Takata Corp., the Tokyo-based company whose potentially defective air bags have led to the recall of millions of vehicles, is being sued by consumers in the U.S. who claim the firm and several car manufacturers defrauded them by concealing crucial information.
The lawsuit, filed Monday with a U.S. District Court in Florida, is believed to be the first in the United States to seek class-action status on behalf of consumers nationwide.
If that status is granted, it could subject Takata to a larger payout in a trial or settlement than if vehicle owners were forced to sue individually.
The federal lawsuit is at least the third filed against Takata in the last week over allegedly defective air bags. The other lawsuits were brought on behalf of individual owners.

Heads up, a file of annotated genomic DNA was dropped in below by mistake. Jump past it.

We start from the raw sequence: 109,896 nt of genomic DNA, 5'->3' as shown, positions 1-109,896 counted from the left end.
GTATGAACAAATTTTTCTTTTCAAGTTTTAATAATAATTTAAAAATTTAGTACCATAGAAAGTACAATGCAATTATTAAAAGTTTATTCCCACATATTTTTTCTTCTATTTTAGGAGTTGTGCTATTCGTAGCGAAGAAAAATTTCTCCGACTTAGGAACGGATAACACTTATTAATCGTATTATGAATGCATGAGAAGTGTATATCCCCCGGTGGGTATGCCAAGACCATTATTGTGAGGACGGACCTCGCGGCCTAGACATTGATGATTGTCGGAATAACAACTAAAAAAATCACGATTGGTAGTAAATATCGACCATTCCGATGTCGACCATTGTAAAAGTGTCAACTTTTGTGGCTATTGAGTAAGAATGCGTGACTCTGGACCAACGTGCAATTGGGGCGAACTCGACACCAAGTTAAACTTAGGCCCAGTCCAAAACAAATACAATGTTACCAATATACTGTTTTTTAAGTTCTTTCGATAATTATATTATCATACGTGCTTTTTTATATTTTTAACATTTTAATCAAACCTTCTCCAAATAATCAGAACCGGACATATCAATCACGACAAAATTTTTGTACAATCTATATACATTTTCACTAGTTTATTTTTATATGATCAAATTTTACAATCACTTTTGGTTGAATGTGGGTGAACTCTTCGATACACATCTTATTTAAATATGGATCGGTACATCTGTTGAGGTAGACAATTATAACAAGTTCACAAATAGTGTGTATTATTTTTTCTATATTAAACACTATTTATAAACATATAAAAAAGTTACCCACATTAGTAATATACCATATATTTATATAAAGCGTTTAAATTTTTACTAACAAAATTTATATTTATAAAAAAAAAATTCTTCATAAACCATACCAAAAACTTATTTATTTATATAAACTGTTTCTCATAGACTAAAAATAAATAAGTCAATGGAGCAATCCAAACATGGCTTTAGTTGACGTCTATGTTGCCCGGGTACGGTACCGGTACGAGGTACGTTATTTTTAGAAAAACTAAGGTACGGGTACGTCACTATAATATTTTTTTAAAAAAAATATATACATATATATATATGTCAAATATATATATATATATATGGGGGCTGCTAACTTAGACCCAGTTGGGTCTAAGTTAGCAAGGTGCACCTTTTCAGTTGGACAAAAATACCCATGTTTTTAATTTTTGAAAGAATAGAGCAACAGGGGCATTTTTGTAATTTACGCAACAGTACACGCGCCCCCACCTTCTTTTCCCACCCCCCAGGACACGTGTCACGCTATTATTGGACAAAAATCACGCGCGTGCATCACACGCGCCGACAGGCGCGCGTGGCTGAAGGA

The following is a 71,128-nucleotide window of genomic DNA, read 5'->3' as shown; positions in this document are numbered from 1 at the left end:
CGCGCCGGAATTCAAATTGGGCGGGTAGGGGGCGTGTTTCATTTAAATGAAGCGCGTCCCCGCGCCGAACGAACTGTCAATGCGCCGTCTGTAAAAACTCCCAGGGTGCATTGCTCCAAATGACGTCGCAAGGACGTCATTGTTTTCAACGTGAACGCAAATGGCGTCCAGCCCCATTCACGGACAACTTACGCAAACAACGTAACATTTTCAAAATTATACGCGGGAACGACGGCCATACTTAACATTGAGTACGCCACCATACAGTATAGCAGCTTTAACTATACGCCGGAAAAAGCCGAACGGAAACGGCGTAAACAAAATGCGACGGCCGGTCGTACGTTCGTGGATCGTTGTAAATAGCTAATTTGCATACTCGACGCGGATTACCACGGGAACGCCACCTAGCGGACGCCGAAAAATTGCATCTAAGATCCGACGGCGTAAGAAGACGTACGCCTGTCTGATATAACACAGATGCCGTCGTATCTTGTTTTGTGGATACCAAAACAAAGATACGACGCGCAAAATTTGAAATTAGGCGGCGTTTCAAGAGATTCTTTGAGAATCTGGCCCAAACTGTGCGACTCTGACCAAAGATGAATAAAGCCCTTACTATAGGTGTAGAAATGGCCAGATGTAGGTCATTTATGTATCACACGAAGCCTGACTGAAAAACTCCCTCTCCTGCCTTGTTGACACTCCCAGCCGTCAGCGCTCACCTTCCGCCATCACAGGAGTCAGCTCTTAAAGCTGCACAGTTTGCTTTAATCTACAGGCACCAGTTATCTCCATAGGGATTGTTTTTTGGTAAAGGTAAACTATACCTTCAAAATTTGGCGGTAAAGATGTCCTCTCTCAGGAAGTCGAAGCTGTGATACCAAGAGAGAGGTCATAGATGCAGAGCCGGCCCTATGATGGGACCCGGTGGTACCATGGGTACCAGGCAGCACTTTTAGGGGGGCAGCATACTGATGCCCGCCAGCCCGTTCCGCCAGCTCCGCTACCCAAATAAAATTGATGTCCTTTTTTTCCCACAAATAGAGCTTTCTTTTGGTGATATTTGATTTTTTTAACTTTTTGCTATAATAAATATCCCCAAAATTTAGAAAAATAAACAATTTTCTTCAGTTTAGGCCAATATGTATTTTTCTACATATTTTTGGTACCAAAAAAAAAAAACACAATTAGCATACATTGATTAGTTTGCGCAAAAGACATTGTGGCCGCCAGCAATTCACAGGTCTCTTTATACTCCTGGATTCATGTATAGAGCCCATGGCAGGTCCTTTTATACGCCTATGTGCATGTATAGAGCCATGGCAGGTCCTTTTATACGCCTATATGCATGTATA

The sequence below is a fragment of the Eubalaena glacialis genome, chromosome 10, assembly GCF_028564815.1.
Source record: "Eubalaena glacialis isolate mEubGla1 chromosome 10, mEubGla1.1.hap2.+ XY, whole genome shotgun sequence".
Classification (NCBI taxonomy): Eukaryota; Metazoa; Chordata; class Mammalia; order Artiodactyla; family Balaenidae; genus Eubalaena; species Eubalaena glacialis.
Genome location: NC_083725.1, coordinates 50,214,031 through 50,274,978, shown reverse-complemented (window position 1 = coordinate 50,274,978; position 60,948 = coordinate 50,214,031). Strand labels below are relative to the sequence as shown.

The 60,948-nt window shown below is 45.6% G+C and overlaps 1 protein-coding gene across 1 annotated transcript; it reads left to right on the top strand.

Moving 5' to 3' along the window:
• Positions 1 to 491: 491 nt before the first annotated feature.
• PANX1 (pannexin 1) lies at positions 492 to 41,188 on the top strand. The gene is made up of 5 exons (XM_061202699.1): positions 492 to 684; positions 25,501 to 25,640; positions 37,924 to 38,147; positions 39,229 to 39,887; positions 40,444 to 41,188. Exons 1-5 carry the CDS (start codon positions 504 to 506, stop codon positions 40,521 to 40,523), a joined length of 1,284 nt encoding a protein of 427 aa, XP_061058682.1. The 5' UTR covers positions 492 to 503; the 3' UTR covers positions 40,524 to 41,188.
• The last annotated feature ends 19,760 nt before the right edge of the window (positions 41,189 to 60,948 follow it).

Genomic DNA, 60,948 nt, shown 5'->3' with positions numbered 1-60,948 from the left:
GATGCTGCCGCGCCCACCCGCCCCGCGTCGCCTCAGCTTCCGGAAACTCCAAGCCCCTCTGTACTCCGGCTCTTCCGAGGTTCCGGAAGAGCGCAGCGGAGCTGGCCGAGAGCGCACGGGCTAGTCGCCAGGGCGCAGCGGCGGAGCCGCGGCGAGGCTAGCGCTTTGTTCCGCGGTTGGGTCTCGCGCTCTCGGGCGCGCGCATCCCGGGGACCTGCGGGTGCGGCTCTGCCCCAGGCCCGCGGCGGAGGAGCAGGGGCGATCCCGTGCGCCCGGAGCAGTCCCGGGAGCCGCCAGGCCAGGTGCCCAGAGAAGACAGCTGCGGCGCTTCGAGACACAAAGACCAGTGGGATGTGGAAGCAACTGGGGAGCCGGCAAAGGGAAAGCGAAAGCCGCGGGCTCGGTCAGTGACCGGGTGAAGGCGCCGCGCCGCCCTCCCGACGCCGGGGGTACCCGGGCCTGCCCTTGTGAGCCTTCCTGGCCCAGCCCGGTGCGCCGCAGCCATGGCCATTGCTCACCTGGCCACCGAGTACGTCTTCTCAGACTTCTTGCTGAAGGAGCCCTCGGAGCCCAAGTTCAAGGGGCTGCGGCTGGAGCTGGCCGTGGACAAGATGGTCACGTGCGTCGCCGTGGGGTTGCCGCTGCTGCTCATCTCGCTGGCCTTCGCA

A Takata representative in the U.S. could not immediately be reached for comment.
The lawsuit also names car manufacturers — including Toyota and Honda — as defendants. Representatives for those companies in the U.S. also could not immediately be reached.
U.S. safety regulators are investigating whether Takata air bag inflators made from 2000 to 2007 were improperly sealed or subject to other defects.
At least four deaths and dozens of injuries have been linked to faulty Takata air bags, and their potential to rupture and spray metal shrapnel at vehicle occupants.
Takata “had a duty to disclose these safety issues because they consistently marketed their vehicles as reliable and safe,” the lawsuit says.
The U.S. National Highway Traffic Safety Administration has urged owners of an estimated 7.8 million Chrysler, Ford, General Motors, BMW, Honda, Mazda, Mitsubishi Motors, Nissan, Fuji Heavy’s Subaru and Toyota vehicles to replace their air bags.